KVM and LXC: Differences between types of Virtualization
Linux Containers and Kernel-Based Virtual Machine
Linux containers (LXC) such as KVM virtualization have certain advantages and disadvantages that influence the use cases in which these technologies are typically applied.
The current version of Linux Containers is primarily designed to support isolation of one or more applications, with plans to deploy full OS containers in the near future. You can create or destroy containers very easily and they are convenient to maintain.
System-wide changes are visible in every container. For example, if you update an application on the host machine, this change will apply to all sandboxes running instances of this application.
Since containers are lightweight, a large number of them can run simultaneously on a host machine. The theoretical maximum is 6,000 containers and 12,000 root file system directory link mounts. Additionally, containers are faster to create and have shorter startup times.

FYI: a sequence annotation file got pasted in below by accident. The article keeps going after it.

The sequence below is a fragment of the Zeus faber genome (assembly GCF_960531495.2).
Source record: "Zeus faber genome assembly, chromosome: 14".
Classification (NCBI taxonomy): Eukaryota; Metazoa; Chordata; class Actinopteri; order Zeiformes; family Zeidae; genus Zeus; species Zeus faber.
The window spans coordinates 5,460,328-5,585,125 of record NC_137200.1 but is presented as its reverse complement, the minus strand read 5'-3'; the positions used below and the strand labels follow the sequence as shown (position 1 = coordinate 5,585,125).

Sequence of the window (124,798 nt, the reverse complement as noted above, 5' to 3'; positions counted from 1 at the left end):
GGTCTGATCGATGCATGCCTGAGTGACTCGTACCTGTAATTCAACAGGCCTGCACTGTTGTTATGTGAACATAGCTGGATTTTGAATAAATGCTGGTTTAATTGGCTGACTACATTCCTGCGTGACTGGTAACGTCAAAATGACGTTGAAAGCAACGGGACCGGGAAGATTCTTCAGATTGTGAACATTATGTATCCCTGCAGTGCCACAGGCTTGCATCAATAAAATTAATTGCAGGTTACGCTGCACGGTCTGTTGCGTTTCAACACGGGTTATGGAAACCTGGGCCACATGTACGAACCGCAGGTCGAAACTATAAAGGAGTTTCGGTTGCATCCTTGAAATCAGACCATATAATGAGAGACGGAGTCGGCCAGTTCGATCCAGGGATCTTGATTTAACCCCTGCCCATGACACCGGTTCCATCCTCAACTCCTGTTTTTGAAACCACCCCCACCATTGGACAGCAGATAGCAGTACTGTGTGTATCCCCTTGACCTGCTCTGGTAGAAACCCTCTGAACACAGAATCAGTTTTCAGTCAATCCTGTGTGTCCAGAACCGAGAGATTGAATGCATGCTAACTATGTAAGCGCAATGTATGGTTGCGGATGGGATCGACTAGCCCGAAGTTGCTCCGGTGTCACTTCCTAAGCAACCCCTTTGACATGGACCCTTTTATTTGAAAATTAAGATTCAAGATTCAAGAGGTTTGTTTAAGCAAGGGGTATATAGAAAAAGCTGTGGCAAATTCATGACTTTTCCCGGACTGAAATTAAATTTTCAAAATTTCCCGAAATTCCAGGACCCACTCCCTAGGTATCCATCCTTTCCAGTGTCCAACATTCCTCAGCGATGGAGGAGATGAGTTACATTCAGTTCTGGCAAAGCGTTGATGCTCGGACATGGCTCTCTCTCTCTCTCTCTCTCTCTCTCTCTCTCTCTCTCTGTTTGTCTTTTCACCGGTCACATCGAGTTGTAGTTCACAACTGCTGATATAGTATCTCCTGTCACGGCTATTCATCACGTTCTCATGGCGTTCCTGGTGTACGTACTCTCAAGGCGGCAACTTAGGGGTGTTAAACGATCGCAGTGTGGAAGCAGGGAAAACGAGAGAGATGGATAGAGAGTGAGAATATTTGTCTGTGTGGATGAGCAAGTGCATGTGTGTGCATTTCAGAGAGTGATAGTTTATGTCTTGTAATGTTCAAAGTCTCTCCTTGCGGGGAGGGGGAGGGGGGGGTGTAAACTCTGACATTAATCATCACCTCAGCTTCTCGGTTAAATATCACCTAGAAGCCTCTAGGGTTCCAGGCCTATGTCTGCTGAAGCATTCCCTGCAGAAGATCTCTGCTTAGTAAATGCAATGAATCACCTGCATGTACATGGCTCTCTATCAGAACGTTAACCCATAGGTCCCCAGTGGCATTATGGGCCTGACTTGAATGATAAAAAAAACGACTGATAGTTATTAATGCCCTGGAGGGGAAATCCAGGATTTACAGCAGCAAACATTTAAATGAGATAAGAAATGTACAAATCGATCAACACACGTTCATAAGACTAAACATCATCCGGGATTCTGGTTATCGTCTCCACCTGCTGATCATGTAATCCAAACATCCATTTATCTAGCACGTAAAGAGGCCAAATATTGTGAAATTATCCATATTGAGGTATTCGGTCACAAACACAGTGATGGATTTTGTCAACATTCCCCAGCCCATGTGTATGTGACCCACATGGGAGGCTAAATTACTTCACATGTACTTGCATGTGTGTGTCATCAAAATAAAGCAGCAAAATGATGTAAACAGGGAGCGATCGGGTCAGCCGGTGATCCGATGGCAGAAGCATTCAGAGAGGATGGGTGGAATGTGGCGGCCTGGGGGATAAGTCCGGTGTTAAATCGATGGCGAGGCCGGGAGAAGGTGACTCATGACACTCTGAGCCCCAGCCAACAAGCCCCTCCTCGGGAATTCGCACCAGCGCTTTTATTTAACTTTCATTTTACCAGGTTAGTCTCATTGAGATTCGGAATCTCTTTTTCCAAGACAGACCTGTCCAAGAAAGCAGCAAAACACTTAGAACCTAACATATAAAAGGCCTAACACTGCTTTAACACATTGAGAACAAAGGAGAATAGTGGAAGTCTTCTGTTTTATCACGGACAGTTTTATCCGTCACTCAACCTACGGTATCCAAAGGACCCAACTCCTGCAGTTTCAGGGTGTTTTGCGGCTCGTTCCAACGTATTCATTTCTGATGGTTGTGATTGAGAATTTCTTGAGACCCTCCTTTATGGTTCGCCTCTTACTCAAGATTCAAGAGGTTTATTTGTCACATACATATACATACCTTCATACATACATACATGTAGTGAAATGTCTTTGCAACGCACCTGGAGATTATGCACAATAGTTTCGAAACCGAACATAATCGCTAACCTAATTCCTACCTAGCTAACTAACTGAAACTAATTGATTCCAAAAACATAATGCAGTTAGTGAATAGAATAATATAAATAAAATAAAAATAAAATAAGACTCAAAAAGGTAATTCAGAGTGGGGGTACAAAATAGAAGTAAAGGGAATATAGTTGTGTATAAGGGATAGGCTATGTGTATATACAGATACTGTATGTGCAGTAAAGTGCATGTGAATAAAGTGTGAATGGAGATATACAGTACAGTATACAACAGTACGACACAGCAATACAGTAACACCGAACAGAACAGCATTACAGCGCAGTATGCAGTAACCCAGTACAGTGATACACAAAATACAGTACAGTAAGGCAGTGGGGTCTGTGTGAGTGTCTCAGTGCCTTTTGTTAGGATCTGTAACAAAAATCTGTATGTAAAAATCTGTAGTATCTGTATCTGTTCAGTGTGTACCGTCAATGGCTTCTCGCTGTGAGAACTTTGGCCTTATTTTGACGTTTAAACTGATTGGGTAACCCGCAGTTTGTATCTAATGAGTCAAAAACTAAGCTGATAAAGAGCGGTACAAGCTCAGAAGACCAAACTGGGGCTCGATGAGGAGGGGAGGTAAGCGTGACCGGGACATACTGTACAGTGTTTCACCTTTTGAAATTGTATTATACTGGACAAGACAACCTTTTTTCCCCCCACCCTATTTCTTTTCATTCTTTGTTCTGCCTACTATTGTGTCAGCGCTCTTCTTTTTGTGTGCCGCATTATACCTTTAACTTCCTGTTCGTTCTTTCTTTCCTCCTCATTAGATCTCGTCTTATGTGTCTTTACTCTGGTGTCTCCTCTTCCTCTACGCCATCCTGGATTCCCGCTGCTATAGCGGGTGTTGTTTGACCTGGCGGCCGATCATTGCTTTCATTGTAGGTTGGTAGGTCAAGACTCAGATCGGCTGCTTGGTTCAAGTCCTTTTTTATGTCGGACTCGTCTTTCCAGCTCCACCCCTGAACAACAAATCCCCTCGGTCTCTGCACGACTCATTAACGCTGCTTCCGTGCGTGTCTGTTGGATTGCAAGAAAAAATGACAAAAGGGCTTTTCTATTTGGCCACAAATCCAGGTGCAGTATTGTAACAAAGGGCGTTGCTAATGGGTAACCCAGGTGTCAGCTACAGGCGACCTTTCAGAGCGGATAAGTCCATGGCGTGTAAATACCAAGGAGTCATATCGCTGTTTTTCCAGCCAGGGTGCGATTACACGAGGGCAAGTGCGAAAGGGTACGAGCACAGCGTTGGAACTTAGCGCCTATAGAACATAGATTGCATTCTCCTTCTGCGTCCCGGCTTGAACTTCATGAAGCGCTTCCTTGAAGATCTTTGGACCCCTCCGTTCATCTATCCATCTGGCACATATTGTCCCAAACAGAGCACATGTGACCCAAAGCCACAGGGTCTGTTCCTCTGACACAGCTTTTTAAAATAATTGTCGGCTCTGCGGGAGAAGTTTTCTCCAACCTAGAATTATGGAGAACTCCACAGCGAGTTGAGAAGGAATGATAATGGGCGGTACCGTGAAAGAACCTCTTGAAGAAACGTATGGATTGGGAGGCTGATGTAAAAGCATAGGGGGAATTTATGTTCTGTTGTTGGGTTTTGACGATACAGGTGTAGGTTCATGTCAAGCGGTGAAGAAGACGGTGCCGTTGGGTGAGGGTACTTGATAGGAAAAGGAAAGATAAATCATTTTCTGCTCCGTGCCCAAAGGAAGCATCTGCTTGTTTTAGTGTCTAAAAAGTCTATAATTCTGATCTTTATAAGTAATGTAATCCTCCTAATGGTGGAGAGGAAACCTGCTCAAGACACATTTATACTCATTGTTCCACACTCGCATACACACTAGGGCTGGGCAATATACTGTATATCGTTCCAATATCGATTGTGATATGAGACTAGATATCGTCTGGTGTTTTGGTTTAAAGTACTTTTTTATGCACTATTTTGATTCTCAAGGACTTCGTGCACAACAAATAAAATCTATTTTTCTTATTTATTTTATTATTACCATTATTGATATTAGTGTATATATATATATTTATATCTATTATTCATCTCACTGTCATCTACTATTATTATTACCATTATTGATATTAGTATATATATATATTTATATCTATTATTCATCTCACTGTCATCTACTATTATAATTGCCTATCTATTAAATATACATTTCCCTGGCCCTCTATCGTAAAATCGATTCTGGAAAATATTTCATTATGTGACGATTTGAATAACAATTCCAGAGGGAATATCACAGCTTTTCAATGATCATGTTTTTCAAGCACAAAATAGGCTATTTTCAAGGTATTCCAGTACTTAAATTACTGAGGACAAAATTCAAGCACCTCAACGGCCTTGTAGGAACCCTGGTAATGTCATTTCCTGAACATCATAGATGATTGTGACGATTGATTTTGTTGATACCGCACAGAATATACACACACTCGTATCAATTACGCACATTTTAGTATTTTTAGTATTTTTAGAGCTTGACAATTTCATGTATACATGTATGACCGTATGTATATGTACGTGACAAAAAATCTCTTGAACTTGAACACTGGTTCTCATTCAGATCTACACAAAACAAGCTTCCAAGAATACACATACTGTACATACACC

Portable, lightweight OS-based virtualization units that share the base operating system kernel, but at the same time act as sandboxes with their own file system, processes, and TCP /IP stack. They can be compared to Solaris Zones or Jails on FreeBSD. Since there is no virtualization overhead, they perform much better than virtual machines.
KVM virtualization allows you to boot entire operating systems of different types, even non-Linux systems. However, sometimes a complex setup is needed. Virtual machines are resource intensive, so you can only run a limited number of them on one server.
KVM represents the virtualization capabilities built into the Linux kernel itself.
Running standalone kernel instances generally means better separation and security. If one of the cores terminates unexpectedly, it does not shut down the entire system. On the other hand, this isolation makes it difficult for virtual machines to communicate with the rest of the system, so various interpretation mechanisms must be used.
The guest virtual machine is isolated from the main server changes, allowing it to run different versions of the same application on the host and the virtual machine. KVM also provides many useful functions, such as live migration. For more information on these capabilities, see the Red Hat Enterprise Linux 7 Virtualization Administration and Deployment Guide.
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